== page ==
Alabama’s first Black state trooper made history

Alabamas first Black state trooper made history

Staff Report, The Hornet Tribune

The Alabama State Troopers were once known for their brutality and callous disregard of the Constitutional rights afforded the citizens of the United States, especially the rights of African-Americans. The civil rights movement of the 1960s was marked by numerous cases of violent and sometimes deadly interventions by Alabama troopers such as James Bonard Fowler who shot and killed a young voting rights activist named Jimmie Lee Jackson, sparking the Selma to Montgomery marches of 1965.

In March of 1972, just seven years after the troopers’ violent attacks against marchers on the Edmund Pettus Bridge gained national attention, the nation again took notice when Montgomery native Tyrone Anderson – an African-American and Alabama State University alumnus (class of 1969) –  and two other men of color were hired by the Alabama Department of Public Safety as State Troopers, working in the midst of a police force that numbered more than 950 White men.

“Needless to say, when myself and Elbert Dawson of Tuskegee and Leon Hampton of Birmingham entered the Trooper Academy that was then near Montgomery’s Garrett Coliseum as the first-ever Black State Troopers, we turned quite a few heads and shook up what had traditionally been the vehicle that enforced in Alabama racial segregation, Jim Crowe laws and the Ku Klux Klan’s ideal of a White dominated statewide status-quo,” said Anderson, a soft-spoken, yet no-nonsense, 75 year-old.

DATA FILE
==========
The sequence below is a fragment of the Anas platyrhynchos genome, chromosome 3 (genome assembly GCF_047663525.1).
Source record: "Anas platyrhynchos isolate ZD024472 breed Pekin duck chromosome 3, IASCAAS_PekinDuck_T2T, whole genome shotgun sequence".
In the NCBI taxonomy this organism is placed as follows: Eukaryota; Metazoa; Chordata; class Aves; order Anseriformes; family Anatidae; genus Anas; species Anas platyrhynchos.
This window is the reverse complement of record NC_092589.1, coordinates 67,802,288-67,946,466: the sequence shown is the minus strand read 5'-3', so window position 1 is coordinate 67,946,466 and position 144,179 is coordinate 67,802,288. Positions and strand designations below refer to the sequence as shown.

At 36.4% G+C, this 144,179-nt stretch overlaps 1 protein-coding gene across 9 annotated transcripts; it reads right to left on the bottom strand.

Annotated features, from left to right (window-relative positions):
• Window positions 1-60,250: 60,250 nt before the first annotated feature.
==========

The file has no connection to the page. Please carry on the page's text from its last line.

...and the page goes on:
“Very few of the nearly 1,000 rank-and-file White troopers ever said a harsh word to me – but I must say that very few of them ever had anything at all to say to me or Dawson or Hampton (both of whom are now deceased); however, most all of the officers in charge of us were fair and cordial in a distant sort of way, which might have been influenced in part because we were only present and hired because of a Federal Court order forcing the integration of what had once been the personal domain of segregationist Governor George Corley Wallace, who in 1972, was still advising his state attorneys to fight the hiring of Black troopers as prescribed by the Federal District Court.”

The agency was under an order from Federal District Judge Frank M. Johnson Jr. to hire one black for each white until the state police force was one‐quarter black.

In a story published by The New York Times on March 30, 1972 – the date of Anderson’s hiring – Col. Walter L. Allen, head of the troopers, downplayed the order of Montgomery-based Judge Johnson by saying the reason Blacks were hired was that “the state had a ‘critical’ shortage of State Troopers.”

Judge Johnson’s order was “the very first to specify precise hiring ratios to achieve a racial balance in a state agency,” stated the New York Times article.

Johnson’s desegregation order for the law enforcement agency was appealed by Governor Wallace, who lost his action after a review by the Eleventh Circuit Court of Appeals.